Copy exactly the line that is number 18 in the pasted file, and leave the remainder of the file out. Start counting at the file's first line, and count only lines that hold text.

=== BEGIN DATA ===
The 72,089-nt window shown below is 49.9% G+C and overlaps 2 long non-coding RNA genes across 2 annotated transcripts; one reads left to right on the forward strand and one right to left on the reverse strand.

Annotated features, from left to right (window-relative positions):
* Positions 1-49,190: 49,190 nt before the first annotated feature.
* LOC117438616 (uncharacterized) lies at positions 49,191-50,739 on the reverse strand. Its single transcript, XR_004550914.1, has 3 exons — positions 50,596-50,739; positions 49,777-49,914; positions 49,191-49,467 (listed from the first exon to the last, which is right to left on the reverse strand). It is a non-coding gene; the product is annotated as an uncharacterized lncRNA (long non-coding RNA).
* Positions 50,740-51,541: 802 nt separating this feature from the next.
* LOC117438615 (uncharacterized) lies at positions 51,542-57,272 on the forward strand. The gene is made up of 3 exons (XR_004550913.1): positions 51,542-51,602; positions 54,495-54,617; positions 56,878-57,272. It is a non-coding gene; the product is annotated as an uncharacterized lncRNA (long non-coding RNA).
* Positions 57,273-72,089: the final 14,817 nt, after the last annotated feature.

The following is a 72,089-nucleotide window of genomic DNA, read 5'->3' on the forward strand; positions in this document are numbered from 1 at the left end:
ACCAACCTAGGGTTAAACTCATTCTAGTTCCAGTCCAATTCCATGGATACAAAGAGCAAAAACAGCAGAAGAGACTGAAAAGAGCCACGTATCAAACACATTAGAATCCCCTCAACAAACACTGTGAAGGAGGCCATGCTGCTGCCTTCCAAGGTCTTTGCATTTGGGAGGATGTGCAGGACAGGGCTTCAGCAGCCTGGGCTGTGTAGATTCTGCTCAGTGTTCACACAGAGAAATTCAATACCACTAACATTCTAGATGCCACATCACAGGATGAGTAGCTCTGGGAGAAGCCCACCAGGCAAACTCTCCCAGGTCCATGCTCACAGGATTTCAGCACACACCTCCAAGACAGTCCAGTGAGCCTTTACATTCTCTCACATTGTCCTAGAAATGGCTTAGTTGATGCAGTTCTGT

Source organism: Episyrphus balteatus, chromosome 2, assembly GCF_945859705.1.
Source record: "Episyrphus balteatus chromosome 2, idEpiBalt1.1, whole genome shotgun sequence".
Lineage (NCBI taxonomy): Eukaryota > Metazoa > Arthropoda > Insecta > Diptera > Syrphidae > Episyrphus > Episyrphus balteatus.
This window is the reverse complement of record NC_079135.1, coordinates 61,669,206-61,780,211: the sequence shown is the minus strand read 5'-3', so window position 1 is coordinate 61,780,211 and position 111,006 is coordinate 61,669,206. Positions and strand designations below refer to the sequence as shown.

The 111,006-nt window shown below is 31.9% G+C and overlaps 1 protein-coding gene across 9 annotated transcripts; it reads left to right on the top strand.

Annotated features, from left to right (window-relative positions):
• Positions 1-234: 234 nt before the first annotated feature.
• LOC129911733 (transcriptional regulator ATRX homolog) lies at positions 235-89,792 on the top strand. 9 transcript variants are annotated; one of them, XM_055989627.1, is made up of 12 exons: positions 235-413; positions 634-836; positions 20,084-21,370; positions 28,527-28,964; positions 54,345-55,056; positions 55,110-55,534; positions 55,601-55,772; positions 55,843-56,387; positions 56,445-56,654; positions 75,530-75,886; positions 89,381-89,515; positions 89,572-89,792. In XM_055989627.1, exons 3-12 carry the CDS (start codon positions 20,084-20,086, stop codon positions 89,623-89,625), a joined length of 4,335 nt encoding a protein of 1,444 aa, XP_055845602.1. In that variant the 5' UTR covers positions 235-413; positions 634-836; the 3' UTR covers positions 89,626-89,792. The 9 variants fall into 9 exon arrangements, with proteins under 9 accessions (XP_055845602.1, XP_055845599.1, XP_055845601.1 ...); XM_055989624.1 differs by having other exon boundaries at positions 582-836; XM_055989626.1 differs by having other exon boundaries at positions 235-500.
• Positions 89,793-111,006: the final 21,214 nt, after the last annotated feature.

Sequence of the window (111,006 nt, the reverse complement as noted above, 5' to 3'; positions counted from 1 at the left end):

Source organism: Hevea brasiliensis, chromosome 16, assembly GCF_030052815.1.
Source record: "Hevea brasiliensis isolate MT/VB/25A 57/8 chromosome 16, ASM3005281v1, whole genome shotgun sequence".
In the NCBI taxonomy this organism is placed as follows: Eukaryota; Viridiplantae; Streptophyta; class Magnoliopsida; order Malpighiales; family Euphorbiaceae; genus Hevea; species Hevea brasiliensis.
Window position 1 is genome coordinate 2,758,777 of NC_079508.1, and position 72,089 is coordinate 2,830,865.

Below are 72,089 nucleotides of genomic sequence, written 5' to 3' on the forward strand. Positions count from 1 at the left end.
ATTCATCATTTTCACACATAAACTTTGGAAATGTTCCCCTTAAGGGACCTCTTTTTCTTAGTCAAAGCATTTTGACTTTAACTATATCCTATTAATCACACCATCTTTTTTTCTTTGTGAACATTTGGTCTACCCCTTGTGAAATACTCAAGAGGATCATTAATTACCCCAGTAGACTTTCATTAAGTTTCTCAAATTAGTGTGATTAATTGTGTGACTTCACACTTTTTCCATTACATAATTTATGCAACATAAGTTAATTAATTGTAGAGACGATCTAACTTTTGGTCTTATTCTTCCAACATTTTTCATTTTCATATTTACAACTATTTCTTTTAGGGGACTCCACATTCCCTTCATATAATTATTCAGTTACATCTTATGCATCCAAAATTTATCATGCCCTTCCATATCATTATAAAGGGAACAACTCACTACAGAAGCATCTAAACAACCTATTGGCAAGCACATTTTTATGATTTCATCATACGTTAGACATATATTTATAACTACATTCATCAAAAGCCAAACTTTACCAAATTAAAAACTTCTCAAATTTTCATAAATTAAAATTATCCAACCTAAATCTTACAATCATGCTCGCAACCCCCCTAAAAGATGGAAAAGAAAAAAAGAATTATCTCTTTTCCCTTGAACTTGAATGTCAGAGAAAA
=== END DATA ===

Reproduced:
• Positions 89,793-111,006: the final 21,214 nt, after the last annotated feature.